Government plans to recover student loans through the PAYE system will cost companies millions of pounds and could lead some employers to stop recruiting graduates, tax experts warned this week.
Under the teaching and higher education bill, currently before the House of Lords, many graduates will repay their student loans through the PAYE system, passing the burden of compliance to Britain’s 130,000 graduate employers.
The government estimates the PAYE system will cost #45-90m to set up, and annual compliance costs may reach #42m by the year 2010. Inez Andersen, tax partner at KPMG explained: ‘Employers will have to do extra calculations, and that will require new computer software and more training, which means considerable capital expenditure.’
The education department has been completely candid about this cost, but Andersen and her colleagues fear FDs and their advisers may not have heard about the bill.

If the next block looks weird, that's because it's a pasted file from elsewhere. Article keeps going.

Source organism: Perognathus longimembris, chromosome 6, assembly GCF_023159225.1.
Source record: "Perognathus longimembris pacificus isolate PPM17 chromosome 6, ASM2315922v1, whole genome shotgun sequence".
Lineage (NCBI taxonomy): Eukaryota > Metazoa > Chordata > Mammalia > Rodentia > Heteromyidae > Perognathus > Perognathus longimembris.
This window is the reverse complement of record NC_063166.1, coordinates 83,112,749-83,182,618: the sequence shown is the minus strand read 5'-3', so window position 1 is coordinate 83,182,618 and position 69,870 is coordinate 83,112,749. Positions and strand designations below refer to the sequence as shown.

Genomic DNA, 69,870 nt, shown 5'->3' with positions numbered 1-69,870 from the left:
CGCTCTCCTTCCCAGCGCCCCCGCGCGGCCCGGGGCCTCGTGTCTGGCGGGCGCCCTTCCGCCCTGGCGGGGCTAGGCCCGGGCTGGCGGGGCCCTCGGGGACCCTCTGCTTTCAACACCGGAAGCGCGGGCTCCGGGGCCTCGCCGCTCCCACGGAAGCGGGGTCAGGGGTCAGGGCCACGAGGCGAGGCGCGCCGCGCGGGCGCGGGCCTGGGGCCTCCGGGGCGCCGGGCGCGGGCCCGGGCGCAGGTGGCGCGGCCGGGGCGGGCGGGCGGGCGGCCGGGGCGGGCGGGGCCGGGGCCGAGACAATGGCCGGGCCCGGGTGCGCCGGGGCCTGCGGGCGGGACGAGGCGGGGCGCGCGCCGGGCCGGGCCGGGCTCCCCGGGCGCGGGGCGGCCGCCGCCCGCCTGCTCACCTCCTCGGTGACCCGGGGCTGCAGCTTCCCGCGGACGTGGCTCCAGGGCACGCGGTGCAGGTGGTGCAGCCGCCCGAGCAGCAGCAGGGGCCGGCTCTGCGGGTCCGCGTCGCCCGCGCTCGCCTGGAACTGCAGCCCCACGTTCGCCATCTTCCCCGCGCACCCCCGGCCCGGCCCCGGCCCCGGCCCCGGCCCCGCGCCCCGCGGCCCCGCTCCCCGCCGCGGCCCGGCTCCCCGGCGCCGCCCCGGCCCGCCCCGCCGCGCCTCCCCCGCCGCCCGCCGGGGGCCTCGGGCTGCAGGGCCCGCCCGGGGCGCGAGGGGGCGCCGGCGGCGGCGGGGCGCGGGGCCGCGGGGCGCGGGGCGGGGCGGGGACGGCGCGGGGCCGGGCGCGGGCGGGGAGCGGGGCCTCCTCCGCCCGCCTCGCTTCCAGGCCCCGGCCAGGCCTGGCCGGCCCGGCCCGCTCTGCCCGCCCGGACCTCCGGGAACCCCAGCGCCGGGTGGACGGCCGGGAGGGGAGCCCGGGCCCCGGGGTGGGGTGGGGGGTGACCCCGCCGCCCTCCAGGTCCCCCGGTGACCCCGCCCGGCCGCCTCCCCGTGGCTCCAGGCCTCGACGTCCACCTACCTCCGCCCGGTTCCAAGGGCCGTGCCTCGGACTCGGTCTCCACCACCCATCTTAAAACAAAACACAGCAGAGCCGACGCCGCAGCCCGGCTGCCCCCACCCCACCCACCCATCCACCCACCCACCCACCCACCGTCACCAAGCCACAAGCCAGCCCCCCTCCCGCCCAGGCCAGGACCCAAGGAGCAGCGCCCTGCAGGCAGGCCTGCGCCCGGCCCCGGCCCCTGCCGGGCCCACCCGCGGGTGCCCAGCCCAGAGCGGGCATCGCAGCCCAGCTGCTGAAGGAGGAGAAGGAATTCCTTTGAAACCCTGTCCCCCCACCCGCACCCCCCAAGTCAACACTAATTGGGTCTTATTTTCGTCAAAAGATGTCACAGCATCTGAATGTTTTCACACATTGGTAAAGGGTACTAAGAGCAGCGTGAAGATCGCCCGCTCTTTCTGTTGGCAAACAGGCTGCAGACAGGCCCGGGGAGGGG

‘What disturbs us,’ said tax partner Leslie Ferrar, ‘is the way this legislation is being introduced – not through tax law, as one would expect, but through an Education Bill which tax directors would not normally look at.’
Andersen added: ‘FDs need to know now, so that they can put the right systems in place. Closer to the time of implementation the payroll people will need to be educated, especially where the calculations are done manually.’
A department spokesman admitted ‘individual employers won’t necessarily have caught up with the proposed changes’ but there would be some publicity prior to implementation in 1999 to explain the changes to employers.
Andersen said employers were fed up with the added burden being placed upon their accounts departments by the current government. She said it was possible some small businesses could be deterred from taking on graduates, especially given that one of the other provisions of the bill was the introduction of a statutory right to ‘fully-paid time off for training’.
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